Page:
I started recording my own music about seven years ago, when I was 14, by myself in my bedroom – like a lot of people do. I haven’t formally released anything over this period of time, but I still organized my songs into albums and made artworks for each of them. I’ve got about 11 of these ‘albums’ which I’ll probably never release, but they are certainly a good way to document my evolution as a singer-songwriter.
That being said, this first LP Postponed Arrivals means a lot to me – not only because it’s the first one, but it’s also the most uncomfortably personal thing I ever wrote.
Sometimes I wonder if I like making people cringe or maybe it’s just an inevitable effect that comes with my need to overexpress my emotions and thoughts. I always thought oh well maybe I’m one of those who are seeking desperately for attention, but I figured that actually, it is more than just that. I just can’t control it, saying the things the way they are, if I hate my self, I’m gonna write about it if I’m ego tripping I’m gonna write about that as well. A bit of a drama queen mixed with a trouble maker with an honest desire to be better and be happy. And make the people around me happy, mostly with me.
To take my thoughts and put them into words helps me reach into conclusions, let my mind process, and move on faster. And I’m guessing doing it out loud for other people to hear is part of it. I’ve always appreciated artists that are being totally authentic, that are not afraid to write about themselves and their quirkiness and be honest. Let me, the listener, to get to know them better.
Hi we’re Limbic, yes we’re named after the limbic system in your brain. The limbic system processes your emotions and memories, two things we believe music heavily influences.
Coming from the north-east of England we found ourselves in a local gigging scene oversaturated with your stereotypical indie bands, a cliché we never wanted to find ourselves landing in. Looking for an original sound to our area we created Limbic. An alt-experimental band that utilises synth to create a balance between your traditional indie band and the whacky world of synth sounds.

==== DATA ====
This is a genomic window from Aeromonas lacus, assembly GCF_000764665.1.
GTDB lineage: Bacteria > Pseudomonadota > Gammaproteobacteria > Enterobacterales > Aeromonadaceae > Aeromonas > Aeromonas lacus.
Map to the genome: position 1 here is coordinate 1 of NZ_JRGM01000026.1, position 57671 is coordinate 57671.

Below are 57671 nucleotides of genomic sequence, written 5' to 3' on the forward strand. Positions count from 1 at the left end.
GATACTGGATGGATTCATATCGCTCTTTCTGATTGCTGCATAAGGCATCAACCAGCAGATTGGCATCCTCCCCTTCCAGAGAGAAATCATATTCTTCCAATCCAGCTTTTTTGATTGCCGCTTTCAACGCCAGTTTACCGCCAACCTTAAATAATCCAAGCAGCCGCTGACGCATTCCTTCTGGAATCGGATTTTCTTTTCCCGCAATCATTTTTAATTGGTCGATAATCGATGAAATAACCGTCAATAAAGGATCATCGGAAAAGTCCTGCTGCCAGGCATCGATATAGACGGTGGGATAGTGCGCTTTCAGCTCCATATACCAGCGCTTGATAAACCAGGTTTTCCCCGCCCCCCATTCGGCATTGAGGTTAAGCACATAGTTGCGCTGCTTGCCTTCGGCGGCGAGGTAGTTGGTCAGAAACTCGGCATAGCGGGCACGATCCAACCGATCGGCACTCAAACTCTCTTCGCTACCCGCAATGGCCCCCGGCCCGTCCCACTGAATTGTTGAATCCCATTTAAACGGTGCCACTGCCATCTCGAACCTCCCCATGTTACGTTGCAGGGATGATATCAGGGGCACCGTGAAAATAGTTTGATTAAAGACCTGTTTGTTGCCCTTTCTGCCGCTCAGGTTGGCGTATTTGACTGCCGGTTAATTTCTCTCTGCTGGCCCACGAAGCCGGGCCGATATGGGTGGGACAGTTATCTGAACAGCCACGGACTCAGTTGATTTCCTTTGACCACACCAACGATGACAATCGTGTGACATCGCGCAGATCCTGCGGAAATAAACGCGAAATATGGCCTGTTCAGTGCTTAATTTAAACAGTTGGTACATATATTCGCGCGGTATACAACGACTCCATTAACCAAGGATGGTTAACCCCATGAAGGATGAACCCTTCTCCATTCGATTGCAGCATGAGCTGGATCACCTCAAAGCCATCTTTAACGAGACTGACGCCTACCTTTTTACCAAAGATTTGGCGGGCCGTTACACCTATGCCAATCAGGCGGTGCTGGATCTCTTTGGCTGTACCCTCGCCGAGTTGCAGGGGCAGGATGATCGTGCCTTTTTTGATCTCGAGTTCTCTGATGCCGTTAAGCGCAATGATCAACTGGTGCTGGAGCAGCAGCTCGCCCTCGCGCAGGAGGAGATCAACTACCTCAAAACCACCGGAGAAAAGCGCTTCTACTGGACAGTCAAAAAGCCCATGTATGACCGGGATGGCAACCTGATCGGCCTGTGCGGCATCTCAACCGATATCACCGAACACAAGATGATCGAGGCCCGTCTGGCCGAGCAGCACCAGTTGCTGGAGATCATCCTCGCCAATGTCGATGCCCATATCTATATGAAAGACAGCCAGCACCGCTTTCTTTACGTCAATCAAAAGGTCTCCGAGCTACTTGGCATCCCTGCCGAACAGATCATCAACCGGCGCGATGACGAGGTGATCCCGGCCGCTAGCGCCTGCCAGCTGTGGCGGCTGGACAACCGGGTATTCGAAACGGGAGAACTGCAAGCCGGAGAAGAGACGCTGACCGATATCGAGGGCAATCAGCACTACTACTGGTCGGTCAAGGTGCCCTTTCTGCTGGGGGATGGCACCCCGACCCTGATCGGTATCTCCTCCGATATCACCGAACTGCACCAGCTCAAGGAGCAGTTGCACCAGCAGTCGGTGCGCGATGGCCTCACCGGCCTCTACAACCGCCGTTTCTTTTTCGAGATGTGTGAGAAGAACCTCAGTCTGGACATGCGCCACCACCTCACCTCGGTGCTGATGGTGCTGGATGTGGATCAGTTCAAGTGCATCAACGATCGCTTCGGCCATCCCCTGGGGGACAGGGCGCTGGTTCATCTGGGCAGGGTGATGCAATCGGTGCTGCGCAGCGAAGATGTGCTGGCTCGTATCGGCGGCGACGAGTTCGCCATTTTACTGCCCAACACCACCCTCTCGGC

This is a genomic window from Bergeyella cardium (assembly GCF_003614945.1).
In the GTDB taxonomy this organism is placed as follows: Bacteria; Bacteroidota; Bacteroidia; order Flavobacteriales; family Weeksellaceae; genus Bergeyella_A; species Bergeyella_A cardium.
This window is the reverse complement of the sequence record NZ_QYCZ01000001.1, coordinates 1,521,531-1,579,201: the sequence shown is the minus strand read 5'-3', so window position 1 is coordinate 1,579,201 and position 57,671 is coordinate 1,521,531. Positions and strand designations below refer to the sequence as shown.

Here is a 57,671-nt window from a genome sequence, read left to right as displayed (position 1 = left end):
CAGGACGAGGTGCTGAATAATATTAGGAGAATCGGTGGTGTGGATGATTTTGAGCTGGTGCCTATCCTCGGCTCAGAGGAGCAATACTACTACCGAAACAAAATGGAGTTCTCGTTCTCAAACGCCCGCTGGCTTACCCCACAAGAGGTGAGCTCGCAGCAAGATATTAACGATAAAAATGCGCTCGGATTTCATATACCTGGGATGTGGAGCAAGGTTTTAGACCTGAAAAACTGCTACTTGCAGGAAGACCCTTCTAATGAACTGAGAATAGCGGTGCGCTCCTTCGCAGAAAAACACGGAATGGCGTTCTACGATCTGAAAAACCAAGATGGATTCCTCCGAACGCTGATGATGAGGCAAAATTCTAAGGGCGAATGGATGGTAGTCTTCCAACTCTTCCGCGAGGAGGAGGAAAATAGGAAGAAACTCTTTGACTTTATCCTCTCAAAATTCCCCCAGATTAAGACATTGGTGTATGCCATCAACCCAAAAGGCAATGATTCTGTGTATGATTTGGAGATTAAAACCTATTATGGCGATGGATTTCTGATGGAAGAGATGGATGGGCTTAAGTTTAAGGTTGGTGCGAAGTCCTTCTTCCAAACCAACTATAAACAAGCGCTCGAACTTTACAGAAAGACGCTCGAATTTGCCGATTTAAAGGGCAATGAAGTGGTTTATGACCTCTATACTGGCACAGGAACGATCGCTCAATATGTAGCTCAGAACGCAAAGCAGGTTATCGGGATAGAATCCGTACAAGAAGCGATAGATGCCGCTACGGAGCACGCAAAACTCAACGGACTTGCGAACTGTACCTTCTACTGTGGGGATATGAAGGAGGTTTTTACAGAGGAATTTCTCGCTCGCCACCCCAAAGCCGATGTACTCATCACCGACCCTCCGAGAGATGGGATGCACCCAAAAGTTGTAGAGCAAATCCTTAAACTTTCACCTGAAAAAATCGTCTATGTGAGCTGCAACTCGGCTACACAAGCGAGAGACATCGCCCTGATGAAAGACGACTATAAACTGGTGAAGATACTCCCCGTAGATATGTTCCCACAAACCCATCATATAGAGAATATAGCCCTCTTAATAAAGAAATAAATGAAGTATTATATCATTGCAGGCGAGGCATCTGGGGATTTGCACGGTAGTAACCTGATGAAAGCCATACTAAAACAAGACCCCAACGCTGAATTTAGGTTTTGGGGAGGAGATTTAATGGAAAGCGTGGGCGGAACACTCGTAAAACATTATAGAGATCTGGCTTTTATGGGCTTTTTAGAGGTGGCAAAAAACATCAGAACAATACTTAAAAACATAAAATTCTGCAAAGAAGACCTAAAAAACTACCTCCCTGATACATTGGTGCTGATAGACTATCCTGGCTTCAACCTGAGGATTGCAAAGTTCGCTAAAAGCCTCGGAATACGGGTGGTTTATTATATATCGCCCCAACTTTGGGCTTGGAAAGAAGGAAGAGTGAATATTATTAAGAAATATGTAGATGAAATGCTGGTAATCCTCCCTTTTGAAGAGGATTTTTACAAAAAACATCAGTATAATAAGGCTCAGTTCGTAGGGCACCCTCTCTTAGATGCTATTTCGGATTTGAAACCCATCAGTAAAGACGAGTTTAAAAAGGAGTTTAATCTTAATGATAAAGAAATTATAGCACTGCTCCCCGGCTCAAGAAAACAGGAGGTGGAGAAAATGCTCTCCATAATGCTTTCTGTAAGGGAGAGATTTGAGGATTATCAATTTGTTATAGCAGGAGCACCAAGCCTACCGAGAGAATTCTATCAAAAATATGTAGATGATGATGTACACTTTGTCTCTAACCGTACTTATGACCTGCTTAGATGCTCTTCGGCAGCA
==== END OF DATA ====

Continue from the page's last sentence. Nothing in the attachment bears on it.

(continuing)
My name is Charley Young. I’m an indie synthpop artist based in NYC. I was born in San Diego, California, and grew up on the Gulf Coast of Florida. I’ve always loved music and always knew I wanted to be a singer, but it took me a while to become confident enough to pursue my dreams. About five years ago, I decided it was time to stop being scared and go for it – Whether or not the timing was good, whether or not I was “ready.”
Music is a reflection of experiences – your own experiences, the things you see, the things you hear, the things you do, the things that happen to you, the things that happen to the people you are connected to. To me, making music has become a way of taking what is so deep inside and/or what is so out of of grasp outside and turning it into something that does its best to conceptualize what is impossible for me to understand at the time. And then, hopefully, people can connect with the emotion and relate to it.
After we started Soft Milk in 2015, there was a little buzz going because of our music but also some of wacky on-stage antics. It was just two of us then. We played with some cheap 10-watt amps and wore nothing but ghastly bed sheet costumes.
My name is Ava and Ben, I use they/them pronouns, and I make music as Hegemonix. I’ve recently been exploring online queer aesthetics via electronic music and music videos. I’ve been using digital instruments and my physical body to communicate my exploration of having a non-binary gender identity. I’m interested in using the “precise” robotic language of electronic music combined with the uncertainty of the voice and body to explore what it means to be human in today’s digital world.
“Waiting For” was written alongside producer/writer Abraham Hovey. I had been wanting to release a single for a while, and let something sit on its own… this finally felt like the track that could do just that.
HEARTBEAT is the album I’ve always dreamed of releasing and It’s the result of several years of hard work after putting my creative life on hold for many years.
My return to music began in 2011, after a conversation with my oldest son about following his dreams. I realized at that moment that I hadn’t been true to my own dream of pursuing a music career. I don’t know if it was an epiphany or a mid-life crisis, but I decided then to fully dedicate myself to music.